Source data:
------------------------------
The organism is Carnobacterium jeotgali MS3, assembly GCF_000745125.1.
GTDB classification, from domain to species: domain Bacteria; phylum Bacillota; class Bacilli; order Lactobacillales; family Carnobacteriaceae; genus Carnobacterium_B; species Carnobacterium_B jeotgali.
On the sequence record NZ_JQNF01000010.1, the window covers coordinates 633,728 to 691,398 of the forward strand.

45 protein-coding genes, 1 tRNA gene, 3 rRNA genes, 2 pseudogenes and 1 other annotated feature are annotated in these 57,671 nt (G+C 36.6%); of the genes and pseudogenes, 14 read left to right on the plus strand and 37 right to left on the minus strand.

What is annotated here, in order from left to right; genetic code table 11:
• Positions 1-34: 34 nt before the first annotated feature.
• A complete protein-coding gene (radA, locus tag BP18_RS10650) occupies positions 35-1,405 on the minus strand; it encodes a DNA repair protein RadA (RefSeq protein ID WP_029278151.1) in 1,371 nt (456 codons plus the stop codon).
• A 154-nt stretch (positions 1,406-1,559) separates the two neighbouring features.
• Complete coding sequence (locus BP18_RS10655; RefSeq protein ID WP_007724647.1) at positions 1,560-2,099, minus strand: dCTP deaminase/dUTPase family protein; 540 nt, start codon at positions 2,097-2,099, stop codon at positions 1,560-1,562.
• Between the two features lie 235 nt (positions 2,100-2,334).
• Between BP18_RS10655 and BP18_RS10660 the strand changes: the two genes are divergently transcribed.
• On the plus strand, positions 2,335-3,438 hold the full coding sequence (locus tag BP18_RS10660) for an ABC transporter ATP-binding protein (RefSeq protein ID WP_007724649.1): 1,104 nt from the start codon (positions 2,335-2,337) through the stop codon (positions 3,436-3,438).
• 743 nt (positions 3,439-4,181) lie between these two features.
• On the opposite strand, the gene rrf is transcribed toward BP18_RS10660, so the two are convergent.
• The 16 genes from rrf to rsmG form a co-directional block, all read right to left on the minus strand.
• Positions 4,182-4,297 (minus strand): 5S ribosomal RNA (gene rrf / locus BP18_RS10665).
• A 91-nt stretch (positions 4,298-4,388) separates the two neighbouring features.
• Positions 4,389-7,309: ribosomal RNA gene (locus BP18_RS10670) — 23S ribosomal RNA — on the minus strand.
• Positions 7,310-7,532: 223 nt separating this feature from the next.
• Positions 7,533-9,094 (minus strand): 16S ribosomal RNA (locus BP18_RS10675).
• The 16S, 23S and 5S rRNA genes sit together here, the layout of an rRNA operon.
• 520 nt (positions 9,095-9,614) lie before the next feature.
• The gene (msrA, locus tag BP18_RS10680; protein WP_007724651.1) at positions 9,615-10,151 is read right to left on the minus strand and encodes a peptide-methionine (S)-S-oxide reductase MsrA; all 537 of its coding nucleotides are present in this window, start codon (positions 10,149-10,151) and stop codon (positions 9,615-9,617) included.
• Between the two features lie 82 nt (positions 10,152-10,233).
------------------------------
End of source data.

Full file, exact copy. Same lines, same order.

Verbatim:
The organism is Carnobacterium jeotgali MS3, assembly GCF_000745125.1.
GTDB classification, from domain to species: domain Bacteria; phylum Bacillota; class Bacilli; order Lactobacillales; family Carnobacteriaceae; genus Carnobacterium_B; species Carnobacterium_B jeotgali.
On the sequence record NZ_JQNF01000010.1, the window covers coordinates 633,728 to 691,398 of the forward strand.

45 protein-coding genes, 1 tRNA gene, 3 rRNA genes, 2 pseudogenes and 1 other annotated feature are annotated in these 57,671 nt (G+C 36.6%); of the genes and pseudogenes, 14 read left to right on the plus strand and 37 right to left on the minus strand.

What is annotated here, in order from left to right; genetic code table 11:
• Positions 1-34: 34 nt before the first annotated feature.
• A complete protein-coding gene (radA, locus tag BP18_RS10650) occupies positions 35-1,405 on the minus strand; it encodes a DNA repair protein RadA (RefSeq protein ID WP_029278151.1) in 1,371 nt (456 codons plus the stop codon).
• A 154-nt stretch (positions 1,406-1,559) separates the two neighbouring features.
• Complete coding sequence (locus BP18_RS10655; RefSeq protein ID WP_007724647.1) at positions 1,560-2,099, minus strand: dCTP deaminase/dUTPase family protein; 540 nt, start codon at positions 2,097-2,099, stop codon at positions 1,560-1,562.
• Between the two features lie 235 nt (positions 2,100-2,334).
• Between BP18_RS10655 and BP18_RS10660 the strand changes: the two genes are divergently transcribed.
• On the plus strand, positions 2,335-3,438 hold the full coding sequence (locus tag BP18_RS10660) for an ABC transporter ATP-binding protein (RefSeq protein ID WP_007724649.1): 1,104 nt from the start codon (positions 2,335-2,337) through the stop codon (positions 3,436-3,438).
• 743 nt (positions 3,439-4,181) lie between these two features.
• On the opposite strand, the gene rrf is transcribed toward BP18_RS10660, so the two are convergent.
• The 16 genes from rrf to rsmG form a co-directional block, all read right to left on the minus strand.
• Positions 4,182-4,297 (minus strand): 5S ribosomal RNA (gene rrf / locus BP18_RS10665).
• A 91-nt stretch (positions 4,298-4,388) separates the two neighbouring features.
• Positions 4,389-7,309: ribosomal RNA gene (locus BP18_RS10670) — 23S ribosomal RNA — on the minus strand.
• Positions 7,310-7,532: 223 nt separating this feature from the next.
• Positions 7,533-9,094 (minus strand): 16S ribosomal RNA (locus BP18_RS10675).
• The 16S, 23S and 5S rRNA genes sit together here, the layout of an rRNA operon.
• 520 nt (positions 9,095-9,614) lie before the next feature.
• The gene (msrA, locus tag BP18_RS10680; protein WP_007724651.1) at positions 9,615-10,151 is read right to left on the minus strand and encodes a peptide-methionine (S)-S-oxide reductase MsrA; all 537 of its coding nucleotides are present in this window, start codon (positions 10,149-10,151) and stop codon (positions 9,615-9,617) included.
• Between the two features lie 82 nt (positions 10,152-10,233).